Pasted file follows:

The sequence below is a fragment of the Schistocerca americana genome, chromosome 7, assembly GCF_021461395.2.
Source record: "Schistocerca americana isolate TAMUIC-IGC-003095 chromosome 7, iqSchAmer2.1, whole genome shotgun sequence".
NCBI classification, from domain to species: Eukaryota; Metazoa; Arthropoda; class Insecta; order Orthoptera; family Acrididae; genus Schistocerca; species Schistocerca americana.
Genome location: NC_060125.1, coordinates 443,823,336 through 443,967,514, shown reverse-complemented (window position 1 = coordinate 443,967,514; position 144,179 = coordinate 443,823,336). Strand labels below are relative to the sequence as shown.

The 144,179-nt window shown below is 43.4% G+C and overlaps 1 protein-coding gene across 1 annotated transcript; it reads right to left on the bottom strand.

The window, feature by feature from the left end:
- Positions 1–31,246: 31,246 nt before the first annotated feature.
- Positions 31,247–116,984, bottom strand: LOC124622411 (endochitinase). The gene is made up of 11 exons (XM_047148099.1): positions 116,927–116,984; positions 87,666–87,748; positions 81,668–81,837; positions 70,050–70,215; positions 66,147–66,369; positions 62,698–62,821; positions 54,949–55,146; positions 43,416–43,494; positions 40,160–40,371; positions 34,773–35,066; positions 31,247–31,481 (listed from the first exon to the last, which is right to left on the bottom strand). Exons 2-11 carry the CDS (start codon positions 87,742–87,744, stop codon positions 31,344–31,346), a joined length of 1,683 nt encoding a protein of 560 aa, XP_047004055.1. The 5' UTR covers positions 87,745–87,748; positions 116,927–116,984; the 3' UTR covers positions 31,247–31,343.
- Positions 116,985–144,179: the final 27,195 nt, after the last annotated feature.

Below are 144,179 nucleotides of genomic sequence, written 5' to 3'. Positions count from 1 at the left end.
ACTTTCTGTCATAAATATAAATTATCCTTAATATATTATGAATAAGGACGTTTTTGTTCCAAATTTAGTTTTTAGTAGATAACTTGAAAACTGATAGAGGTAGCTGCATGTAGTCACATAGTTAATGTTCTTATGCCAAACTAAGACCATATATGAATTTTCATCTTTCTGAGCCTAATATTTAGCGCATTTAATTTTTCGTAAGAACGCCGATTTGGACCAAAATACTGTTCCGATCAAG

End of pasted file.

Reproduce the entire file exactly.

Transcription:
The sequence below is a fragment of the Schistocerca americana genome, chromosome 7, assembly GCF_021461395.2.
Source record: "Schistocerca americana isolate TAMUIC-IGC-003095 chromosome 7, iqSchAmer2.1, whole genome shotgun sequence".
NCBI classification, from domain to species: Eukaryota; Metazoa; Arthropoda; class Insecta; order Orthoptera; family Acrididae; genus Schistocerca; species Schistocerca americana.
Genome location: NC_060125.1, coordinates 443,823,336 through 443,967,514, shown reverse-complemented (window position 1 = coordinate 443,967,514; position 144,179 = coordinate 443,823,336). Strand labels below are relative to the sequence as shown.

The 144,179-nt window shown below is 43.4% G+C and overlaps 1 protein-coding gene across 1 annotated transcript; it reads right to left on the bottom strand.

The window, feature by feature from the left end:
- Positions 1–31,246: 31,246 nt before the first annotated feature.
- Positions 31,247–116,984, bottom strand: LOC124622411 (endochitinase). The gene is made up of 11 exons (XM_047148099.1): positions 116,927–116,984; positions 87,666–87,748; positions 81,668–81,837; positions 70,050–70,215; positions 66,147–66,369; positions 62,698–62,821; positions 54,949–55,146; positions 43,416–43,494; positions 40,160–40,371; positions 34,773–35,066; positions 31,247–31,481 (listed from the first exon to the last, which is right to left on the bottom strand). Exons 2-11 carry the CDS (start codon positions 87,742–87,744, stop codon positions 31,344–31,346), a joined length of 1,683 nt encoding a protein of 560 aa, XP_047004055.1. The 5' UTR covers positions 87,745–87,748; positions 116,927–116,984; the 3' UTR covers positions 31,247–31,343.
- Positions 116,985–144,179: the final 27,195 nt, after the last annotated feature.

Below are 144,179 nucleotides of genomic sequence, written 5' to 3'. Positions count from 1 at the left end.
ACTTTCTGTCATAAATATAAATTATCCTTAATATATTATGAATAAGGACGTTTTTGTTCCAAATTTAGTTTTTAGTAGATAACTTGAAAACTGATAGAGGTAGCTGCATGTAGTCACATAGTTAATGTTCTTATGCCAAACTAAGACCATATATGAATTTTCATCTTTCTGAGCCTAATATTTAGCGCATTTAATTTTTCGTAAGAACGCCGATTTGGACCAAAATACTGTTCCGATCAAG